Public Policy

Oregon Senate Confirms Gerardo Francisco Sandoval as Land Conservation and Development Commissioner

Editor’s Note: Gerardo Sandoval served previously as a co-director of CLLAS.

December 6, 2019—From Around the O

On December 2, the Oregon Senate confirmed Professor Gerardo Sandoval as a commissioner on the Land Conservation and Development Commission (LCDC). During his term, which began December 1, 2019, and ends November 30, 2023, Sandoval will represent the Willamette Valley region.

portrait of professor Gerardo Sandoval
Gerardo Sandoval

“This is tremendous for [the State of] Oregon,” said Director Jim Rue in the committee’s press release. “Dr. Sandoval’s research, experience, and perspective will help ensure our work benefits all Oregonians.”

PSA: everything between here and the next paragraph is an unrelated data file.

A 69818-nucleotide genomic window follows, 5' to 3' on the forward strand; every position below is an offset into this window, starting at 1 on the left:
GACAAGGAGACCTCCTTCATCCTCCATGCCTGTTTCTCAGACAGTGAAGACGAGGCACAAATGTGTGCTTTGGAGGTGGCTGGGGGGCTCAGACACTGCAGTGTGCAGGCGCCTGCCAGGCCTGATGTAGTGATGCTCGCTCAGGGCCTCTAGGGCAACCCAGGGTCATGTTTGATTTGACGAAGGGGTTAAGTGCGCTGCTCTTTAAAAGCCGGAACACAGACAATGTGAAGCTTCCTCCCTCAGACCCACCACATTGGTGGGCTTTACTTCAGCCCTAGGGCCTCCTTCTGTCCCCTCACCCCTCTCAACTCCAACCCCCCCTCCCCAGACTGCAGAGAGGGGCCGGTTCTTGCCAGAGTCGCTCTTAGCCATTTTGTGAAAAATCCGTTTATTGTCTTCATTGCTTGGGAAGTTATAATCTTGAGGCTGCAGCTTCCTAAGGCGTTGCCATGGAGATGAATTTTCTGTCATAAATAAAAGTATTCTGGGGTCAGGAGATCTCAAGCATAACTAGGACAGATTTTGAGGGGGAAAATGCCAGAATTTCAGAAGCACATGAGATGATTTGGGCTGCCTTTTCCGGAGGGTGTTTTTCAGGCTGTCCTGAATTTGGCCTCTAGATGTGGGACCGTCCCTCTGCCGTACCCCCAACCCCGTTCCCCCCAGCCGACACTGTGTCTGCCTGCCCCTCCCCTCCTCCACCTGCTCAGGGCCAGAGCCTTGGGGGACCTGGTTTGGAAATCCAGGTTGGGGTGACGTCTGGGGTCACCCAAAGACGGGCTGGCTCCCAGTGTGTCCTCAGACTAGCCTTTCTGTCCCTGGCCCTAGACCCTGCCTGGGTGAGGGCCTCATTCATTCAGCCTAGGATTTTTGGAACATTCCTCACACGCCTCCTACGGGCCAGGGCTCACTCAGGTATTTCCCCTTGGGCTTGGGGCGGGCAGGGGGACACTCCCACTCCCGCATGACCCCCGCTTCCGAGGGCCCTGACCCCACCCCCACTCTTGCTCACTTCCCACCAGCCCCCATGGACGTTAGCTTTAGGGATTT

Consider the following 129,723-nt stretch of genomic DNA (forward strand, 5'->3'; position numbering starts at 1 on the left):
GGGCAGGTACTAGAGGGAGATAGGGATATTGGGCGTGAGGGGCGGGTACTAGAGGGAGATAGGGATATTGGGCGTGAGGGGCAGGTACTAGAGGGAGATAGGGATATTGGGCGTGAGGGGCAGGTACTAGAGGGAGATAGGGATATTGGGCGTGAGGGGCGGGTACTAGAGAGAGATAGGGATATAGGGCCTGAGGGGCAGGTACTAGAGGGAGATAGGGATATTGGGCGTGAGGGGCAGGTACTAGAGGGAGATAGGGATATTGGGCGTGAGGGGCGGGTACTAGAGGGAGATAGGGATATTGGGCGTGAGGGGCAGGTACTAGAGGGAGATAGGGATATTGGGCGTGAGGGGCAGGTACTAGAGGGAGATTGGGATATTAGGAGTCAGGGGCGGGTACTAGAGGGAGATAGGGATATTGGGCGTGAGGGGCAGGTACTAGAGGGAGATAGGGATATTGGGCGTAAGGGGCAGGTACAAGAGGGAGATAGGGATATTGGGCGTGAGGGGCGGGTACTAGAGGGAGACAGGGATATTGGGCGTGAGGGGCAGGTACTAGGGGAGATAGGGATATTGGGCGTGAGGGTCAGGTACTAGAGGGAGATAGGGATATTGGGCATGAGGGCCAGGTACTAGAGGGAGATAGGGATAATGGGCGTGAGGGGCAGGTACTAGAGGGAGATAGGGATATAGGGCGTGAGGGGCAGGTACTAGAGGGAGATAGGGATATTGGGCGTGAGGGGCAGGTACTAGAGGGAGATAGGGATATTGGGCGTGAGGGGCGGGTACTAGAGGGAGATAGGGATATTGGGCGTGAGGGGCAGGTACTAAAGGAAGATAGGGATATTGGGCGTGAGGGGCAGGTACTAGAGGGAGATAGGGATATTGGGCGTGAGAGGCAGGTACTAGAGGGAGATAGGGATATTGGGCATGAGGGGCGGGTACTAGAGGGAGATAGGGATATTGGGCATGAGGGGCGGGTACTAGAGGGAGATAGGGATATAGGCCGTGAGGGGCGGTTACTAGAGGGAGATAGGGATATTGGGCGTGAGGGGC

The commission, assisting the Department of Land Conservation and Development (DLCD), adopts state land-use goals and implements rules, assures local plan compliance with the 19 statewide planning goals, coordinates state and local planning, and manages the coastal zone program. The commission is also tasked with implementing rules on issues as wide-ranging as wildfire planning and urban growth boundaries to re-zoning for “missing middle” housing and the push to allow breweries on hops farms.

Sandoval is an associate professor in the School of Planning, Public Policy and Management (PPPM) at the University of Oregon. His work and research focus on the intersection of planning, immigration, and community change.